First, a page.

Who doesn’t love attending concerts? The rush of booking tickets, dressing up, and coming together with scores of fans to sing along with your favorite performers on stage is an incomparable stimulus.
It is the coming together of an unlikely community bound by a passion for live music. And in a post-COVID-19 era marked by stark climate change, a need to be green.
Coldplay’s release of a sustainability report on their Music of the Spheres world tour then comes as a ringing sign of the changing times, signifying the need to transition to an eco-conscious mode.
However, with numerous stakeholders from logistics, freight and transport, energy consumption to F&B vendors, ticketing and merch sales, hospitality, and more to account for — how does one begin?
THE GREEN SERIES INITIATIVE
A major promoter of the UAE’s concert landscape, Live Nation Middle East has embarked on a journey toward the better.
According to their global sustainability study, 82% of live music goers strive to maintain an environmentally sustainable lifestyle. That, alongside the UAE’s target to reduce its carbon footprint by 23% by 2030, led to a partnership with Emirates Nature – WWF to create the Green Series.
Says Nadia Rouchdy, Head of Climate at Emirates Nature – WWF, “In 2022, Live Nation Middle East embarked on a journey to tracking and collecting data for their events, in partnership with Emirates Nature – WWF. It was about understanding where carbon emission hotspots were and identifying [the biggest contributors]. From there, we identified an action plan with Live Nation Middle East for the next two years on how they would address it. We’re basically in the implementation phase of that.”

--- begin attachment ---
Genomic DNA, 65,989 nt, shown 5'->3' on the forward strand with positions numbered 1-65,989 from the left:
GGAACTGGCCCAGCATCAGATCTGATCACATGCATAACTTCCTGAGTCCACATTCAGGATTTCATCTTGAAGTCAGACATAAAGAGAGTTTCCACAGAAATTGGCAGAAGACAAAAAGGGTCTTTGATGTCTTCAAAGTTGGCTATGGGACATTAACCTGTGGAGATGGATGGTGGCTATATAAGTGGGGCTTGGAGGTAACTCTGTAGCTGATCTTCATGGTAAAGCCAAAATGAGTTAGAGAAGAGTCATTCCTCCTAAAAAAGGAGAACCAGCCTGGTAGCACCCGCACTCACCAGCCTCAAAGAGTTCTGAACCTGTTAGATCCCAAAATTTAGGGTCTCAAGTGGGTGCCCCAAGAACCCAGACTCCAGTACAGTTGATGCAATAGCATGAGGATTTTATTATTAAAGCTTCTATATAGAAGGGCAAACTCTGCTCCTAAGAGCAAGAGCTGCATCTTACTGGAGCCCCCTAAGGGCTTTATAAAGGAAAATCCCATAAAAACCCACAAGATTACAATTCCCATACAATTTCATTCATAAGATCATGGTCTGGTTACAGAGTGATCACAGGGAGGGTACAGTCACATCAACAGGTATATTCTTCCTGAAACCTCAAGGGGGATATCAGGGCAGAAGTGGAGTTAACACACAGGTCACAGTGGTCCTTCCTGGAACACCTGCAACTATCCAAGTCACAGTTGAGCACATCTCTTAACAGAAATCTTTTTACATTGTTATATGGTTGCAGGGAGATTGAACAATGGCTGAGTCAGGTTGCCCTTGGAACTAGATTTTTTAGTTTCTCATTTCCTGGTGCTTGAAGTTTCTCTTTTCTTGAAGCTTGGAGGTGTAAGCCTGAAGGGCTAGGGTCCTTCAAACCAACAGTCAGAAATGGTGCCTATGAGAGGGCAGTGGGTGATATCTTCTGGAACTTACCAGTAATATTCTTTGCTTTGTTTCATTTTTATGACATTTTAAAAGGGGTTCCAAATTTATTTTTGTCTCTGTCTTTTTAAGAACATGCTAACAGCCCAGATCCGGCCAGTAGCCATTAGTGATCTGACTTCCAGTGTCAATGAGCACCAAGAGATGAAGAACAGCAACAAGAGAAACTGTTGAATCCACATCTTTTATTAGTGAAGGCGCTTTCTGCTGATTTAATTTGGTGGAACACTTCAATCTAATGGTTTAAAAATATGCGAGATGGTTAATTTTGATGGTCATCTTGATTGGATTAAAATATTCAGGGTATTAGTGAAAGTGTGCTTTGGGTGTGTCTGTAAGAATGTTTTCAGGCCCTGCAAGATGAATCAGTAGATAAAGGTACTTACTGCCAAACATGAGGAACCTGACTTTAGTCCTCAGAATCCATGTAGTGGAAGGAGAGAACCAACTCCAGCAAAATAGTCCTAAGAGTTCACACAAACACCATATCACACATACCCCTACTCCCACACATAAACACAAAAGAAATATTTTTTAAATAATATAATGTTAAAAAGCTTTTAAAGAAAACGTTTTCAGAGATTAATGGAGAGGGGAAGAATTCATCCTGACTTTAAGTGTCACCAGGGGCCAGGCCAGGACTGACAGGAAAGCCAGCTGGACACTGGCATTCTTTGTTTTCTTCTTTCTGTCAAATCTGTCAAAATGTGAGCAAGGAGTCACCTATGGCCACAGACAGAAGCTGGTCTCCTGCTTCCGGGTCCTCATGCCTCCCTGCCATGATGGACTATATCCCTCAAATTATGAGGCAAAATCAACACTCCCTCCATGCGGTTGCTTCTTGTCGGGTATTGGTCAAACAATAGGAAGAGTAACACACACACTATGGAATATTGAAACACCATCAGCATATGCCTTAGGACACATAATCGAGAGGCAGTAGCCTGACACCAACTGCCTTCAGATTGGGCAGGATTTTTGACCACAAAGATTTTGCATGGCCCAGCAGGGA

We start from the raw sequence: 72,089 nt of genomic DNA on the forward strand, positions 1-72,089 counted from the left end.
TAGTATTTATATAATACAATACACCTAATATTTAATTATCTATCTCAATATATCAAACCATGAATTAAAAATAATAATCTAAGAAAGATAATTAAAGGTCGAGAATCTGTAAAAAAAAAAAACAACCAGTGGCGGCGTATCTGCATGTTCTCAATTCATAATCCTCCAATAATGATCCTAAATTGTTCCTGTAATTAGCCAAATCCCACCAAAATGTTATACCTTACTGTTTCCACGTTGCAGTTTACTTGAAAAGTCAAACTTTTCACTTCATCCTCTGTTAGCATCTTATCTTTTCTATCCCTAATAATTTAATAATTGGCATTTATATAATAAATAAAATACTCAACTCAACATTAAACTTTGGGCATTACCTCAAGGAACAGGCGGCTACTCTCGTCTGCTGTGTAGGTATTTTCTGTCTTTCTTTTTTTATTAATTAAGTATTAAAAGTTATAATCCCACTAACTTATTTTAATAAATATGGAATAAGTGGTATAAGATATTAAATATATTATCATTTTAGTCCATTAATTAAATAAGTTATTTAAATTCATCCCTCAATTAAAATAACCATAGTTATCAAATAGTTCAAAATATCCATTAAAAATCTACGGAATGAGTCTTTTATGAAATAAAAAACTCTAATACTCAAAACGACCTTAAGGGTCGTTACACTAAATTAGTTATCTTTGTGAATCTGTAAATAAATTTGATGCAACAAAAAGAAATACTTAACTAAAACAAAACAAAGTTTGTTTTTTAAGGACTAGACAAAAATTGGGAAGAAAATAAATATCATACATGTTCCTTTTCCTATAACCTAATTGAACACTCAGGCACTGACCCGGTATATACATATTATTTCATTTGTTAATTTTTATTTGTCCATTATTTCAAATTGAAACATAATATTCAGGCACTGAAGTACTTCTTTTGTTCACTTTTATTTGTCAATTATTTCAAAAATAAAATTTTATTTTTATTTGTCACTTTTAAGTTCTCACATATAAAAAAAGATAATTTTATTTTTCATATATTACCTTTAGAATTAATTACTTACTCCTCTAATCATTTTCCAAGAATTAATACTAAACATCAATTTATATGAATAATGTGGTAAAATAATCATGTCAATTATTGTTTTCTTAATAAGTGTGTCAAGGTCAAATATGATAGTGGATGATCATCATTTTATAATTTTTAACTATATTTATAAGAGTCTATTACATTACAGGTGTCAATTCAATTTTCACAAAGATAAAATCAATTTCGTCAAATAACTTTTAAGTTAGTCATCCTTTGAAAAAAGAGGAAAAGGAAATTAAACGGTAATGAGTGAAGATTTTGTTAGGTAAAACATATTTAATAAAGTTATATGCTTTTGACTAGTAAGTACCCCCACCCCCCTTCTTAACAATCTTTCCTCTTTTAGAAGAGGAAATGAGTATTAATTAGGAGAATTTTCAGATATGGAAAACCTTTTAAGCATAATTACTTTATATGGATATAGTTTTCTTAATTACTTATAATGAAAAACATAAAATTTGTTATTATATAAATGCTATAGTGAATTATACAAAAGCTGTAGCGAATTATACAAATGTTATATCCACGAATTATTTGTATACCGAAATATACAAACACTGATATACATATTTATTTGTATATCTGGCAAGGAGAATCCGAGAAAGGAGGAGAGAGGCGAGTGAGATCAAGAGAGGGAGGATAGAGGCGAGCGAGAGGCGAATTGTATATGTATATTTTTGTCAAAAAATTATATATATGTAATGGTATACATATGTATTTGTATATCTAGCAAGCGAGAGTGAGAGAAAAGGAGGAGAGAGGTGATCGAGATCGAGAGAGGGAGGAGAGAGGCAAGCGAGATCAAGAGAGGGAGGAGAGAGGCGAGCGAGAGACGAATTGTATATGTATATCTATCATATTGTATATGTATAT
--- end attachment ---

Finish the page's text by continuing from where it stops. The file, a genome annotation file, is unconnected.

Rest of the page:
The initiative kicked off with Maroon 5’s act at Etihad Arena, which included everything from boarding Etihad Airways’s A350 aircraft (25% more fuel efficient), a dedicated fleet of Porsche Taycans (all-electric), eco-rooms and reducing plastic use at the W Abu Dhabi – Yas Island, and of course, the venue’s energy-efficient ways.
Based on this pilot study, the study has been ongoing, with results expected to be revealed around the upcoming COP28.
However, decarbonizing across major industries, especially in the MENA region, is just as challenging as one might expect. While other parts of the world are conducive to buses and even daily tours to artists, the bulk of transport here relies on aviation. Even on a data collection level, Nadia highlights certain challenges.
“There are still data gaps across sectors both locally and globally. Many organizations we engaged with have trouble procuring Scope 3 data (which lies outside the organization). Most of it sits in the supply chain, and engaging suppliers in reporting on their emissions is challenging,” she adds.
A MULTI-STAKEHOLDER MOVEMENT
The Year of Sustainability, culminating in COP28, has meant concerted efforts in the UAE towards embracing greener alternatives across all sectors. However, the challenges are seemingly endless in a sector with these many moving parts.
From planning and production to sourcing and community building, several layers, directly and indirectly, affect concerts’ sustainability.
On a design level, both Etihad Arena and Coca-Cola Arena have been recognized for combining passive design strategies such as incorporating shading features, providing adequate daylight, and incorporating humidity capture AC units and an organic composter, respectively.